7 tips for effective blog/podcast cards – TAP083

Business and podcast cards from BlogWorld and New Media Expo

Learn how “business cards” for your blog or podcast can help you promote and grow your audience.

1. Have a reason for your blog/podcast cards

Don't design and print cards just for the sake of having cards. Know why you want them and how you plan to use them. This will direct your design decisions as well.

Here are my reasons for making podcast cards

  1. To remind people to check out your blog or podcast. Giving someone a card is much more effective then hoping they remember my website.
  2. For targeted “marketing.” See where your conversation goes before you decide which card(s) to give someone. Then they receive the card most relevant to them.
  3. To share connection information. Your card can tell viewers how to get your content as well as contact you about your content. This is crucial if you give your card to a potential sponsor.
  4. To add professionalism to your reputation. Podcasts have already been called “amateur hour” by Steve Jobs, and podcasting may still seem amateur to some people. Having a well-designed card gives you an extra bump in credibility.
  5. To encourage community promotion. Don't be the only one handing out your cards, send them to your fans so they can be your remote marketing team.

2. Include the right information

Don't cram too much information on your cards, but also don't make them so simple that they're worthless. Consider including the following information.

  • Blog/podcast name
  • Short description
  • Website address (have a nice domain)
  • Contact/feedback information
  • Host name(s)
  • Network affiliation
  • Host face(s) (see below)

3. Leave white space for notes

Blank space on business card

Watch who writes things on business cards and they're people who actually listen and are impressed in at least some way. (Side tip, write on other people's cards!) Leave space on your cards so you can write helpful information, relevant episode/post, or so your new friend can write something about you.

4. Put your face on the cards

Cali Lewis podcast card

I'll be honest. This seems tacky to me. But I'm changing my opinion after BlogWorld and New Media Expo in New York (2012). The cards with someone's face made the people far more memorable, especially when there was a personal conversation.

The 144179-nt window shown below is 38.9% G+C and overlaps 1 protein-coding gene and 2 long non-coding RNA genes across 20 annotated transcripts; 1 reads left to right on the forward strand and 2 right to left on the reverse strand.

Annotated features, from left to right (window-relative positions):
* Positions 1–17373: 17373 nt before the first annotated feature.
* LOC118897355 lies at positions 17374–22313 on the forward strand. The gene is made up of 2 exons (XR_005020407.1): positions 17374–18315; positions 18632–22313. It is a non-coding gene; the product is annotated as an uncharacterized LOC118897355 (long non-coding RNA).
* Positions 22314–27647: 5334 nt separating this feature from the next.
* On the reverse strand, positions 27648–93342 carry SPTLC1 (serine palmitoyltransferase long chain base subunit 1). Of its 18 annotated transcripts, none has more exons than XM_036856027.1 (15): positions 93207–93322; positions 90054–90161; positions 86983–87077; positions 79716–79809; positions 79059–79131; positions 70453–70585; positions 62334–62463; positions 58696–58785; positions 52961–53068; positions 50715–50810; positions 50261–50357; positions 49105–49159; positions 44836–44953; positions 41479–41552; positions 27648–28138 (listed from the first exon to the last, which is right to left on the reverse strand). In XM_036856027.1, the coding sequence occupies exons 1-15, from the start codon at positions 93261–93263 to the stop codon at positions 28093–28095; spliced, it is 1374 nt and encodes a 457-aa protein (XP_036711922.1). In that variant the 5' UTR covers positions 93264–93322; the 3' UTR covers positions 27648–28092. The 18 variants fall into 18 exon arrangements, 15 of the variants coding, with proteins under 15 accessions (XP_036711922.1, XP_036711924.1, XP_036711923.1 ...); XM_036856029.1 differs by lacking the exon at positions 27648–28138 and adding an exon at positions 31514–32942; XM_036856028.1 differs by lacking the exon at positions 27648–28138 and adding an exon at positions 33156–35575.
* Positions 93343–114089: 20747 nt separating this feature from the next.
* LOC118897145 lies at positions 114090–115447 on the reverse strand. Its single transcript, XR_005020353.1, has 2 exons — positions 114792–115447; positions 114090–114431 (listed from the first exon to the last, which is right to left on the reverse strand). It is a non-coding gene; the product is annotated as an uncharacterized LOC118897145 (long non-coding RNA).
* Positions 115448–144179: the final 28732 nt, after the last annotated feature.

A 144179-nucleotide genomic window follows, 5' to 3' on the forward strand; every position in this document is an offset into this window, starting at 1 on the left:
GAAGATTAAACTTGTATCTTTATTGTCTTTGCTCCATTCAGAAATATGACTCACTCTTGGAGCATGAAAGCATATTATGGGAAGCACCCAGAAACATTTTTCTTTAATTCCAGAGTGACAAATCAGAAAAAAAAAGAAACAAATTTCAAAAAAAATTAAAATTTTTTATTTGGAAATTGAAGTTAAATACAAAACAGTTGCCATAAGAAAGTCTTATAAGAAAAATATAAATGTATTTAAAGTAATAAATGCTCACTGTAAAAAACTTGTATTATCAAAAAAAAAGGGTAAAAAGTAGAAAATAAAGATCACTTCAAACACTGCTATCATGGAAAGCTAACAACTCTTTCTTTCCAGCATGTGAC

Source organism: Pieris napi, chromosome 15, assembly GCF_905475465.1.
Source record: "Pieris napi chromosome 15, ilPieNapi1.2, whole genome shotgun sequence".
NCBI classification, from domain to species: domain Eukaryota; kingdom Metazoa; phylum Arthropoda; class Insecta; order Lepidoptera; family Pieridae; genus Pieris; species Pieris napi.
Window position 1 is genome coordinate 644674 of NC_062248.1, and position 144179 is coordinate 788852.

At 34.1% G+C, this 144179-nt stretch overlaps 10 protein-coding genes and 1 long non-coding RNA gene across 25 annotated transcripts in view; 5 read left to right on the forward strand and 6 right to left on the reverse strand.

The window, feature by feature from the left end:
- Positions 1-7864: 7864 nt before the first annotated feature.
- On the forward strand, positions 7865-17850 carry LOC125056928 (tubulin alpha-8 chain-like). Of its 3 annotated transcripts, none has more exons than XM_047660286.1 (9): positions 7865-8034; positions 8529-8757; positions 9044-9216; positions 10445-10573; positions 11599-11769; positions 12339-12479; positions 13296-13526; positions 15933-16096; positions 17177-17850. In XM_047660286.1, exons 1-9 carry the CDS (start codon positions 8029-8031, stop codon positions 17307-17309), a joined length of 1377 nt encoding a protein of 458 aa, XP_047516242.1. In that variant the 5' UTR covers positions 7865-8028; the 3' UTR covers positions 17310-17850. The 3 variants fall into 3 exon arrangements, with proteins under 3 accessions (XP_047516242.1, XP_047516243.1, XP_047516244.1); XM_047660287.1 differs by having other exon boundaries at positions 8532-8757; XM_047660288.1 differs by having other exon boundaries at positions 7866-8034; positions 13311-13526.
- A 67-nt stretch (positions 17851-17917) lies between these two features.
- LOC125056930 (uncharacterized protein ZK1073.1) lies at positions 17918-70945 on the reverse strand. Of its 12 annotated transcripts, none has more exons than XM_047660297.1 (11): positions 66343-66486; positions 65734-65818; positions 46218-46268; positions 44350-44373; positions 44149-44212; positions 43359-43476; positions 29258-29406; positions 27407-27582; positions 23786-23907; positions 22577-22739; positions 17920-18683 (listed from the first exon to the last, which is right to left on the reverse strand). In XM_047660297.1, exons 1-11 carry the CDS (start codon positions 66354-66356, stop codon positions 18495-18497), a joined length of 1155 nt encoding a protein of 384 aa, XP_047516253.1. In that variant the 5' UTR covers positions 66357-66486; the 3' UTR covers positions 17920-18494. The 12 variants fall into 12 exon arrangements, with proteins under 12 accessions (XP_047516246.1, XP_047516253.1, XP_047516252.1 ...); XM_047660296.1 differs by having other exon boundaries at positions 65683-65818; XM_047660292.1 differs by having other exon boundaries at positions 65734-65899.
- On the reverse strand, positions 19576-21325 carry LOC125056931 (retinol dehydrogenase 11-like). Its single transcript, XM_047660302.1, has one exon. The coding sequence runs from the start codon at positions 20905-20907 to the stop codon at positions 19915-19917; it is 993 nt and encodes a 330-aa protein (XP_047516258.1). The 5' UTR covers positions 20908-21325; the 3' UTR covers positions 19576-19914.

Have you ever noticed how much easier it is to remember someone's face than their name? A card with both your name and face bridges this gap.

There's also a psychological issue that people are less likely to throw away someone's face. Makes sense!

5. Don't spam with your cards

Treat your cards like money and don't just throw it out to everyone. Wait to see if someone's conversation with you “earns” your card(s). Even consider waiting until the other person asks for a card or the last moments of your conversation before you give one.

6. Get your cards professionally printed

Business cards need to be strong and attractive. Although VistaPrint is a popular company (and I'll admit that they have a great affiliate program), I recommend against using them.

Instead, check out GotPrint.com [not an affiliate link]. 1,000 business cards with glossy color front and black & white matte back (writable) costs about $16 plus shipping for your own design. VistaPrint starts at about $53 for the same service!

7. Consider a “conference card”

Podcast cards

I went to BlogWorld and New Media Expo with 1,000 copies of each of my four cards (The Audacity to Podcast, the Ramen Noodle, ONCE podcast, and my freelance design business card). This means I had 4,000 cards with me in New York!

But I knew that I would only give one or two (out of four) cards to those for whom the cards would be relevant. This means I brought twice as many cards as I needed (let alone my over-estimation for how many people I would meet).